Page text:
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Author Topic: (249) Simple is Better  (Read 4491 times)

HB KIM

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(249) Simple is Better
« on: June 19, 2008, 05:42:21 PM »

These days it's popular to use big formulas with long ingredient lists.  The general principle of many of these formulas is simple, but they include many herbs with the same function just to achieve one action.  This actually kind of "dilutes" the strength of the formula because so many different herbs tend to cancel each other out in terms of taste, temperature, and action.  Energetically the big combinations easily lose their direction.  This is the same case when too many acupuncture points are chosen for use in one treatment.  The Qi becomes scattered and confused, rather than focusing unanimously on a single task. 

There is a general concept in science that the simplest answer is most likely the best one.  This is also true in the context of Oriental Medicine.  The simplest formula is the strongest, and the simplest point prescription is the most direct.  For example, Shang Han Lun formulas are very simple, yet very strong.  When used correctly, they work like a snap; but when used incorrectly they may cause side effects.  I believe that's the reason why the bigger formulas have become more popular. 

When the skill or the confidence to choose the one single most appropriate herb is lacking, a broad spectrum approach of using a numerous herbs that have the desired action can have some effect to accomplish the desired goal while reducing the risks associated with committing to the wrong choice of a single herb.  The price paid for that method, however, is not only the health of our patients but also the reputation of our profession.  Simple is usually better.  Why should we practice compromise when we have the knowledge to make the best choice?  The key is to understand the basic principles of creating a formula, and develop the skill to custom design simple, powerful and accurate formulas based on the individual cases.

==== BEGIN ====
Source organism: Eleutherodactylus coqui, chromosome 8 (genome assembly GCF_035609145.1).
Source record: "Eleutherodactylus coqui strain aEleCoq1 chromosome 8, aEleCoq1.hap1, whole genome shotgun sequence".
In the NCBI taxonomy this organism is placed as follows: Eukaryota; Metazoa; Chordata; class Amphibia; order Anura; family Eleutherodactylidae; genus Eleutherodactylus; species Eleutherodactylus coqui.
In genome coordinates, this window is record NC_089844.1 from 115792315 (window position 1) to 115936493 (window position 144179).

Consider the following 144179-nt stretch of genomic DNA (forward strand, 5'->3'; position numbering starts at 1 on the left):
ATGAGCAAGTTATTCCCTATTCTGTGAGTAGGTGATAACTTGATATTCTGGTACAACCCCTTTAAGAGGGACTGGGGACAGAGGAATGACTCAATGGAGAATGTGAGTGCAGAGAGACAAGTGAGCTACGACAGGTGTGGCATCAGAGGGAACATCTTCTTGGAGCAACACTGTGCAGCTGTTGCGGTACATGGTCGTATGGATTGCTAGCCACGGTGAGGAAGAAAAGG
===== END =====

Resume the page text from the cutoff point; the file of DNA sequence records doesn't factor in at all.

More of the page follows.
There are situations when using a milder formula or acupuncture treatment is more appropriate.  For example, when treating children or the elderly, or when the diagnosis is unclear.  In these situations, "diluting" the energetic direction is appropriate because it reduces side effects.  The way to make a formula milder is to use multiple herbs with the same functions, but reduce the dosage of each herb so the formula doesn't become too big.  The way to make an acupuncture treatment milder is to increase the number of needles but use a gentle technique.  Using a gentle approach is wise when it is chosen for the right reasons.  The strong simple approach may cause side effects, but when used correctly it yields a faster result and is more effective.  Therefore, simple is usually better.
« Last Edit: February 23, 2009, 09:47:22 AM by HB Kim »
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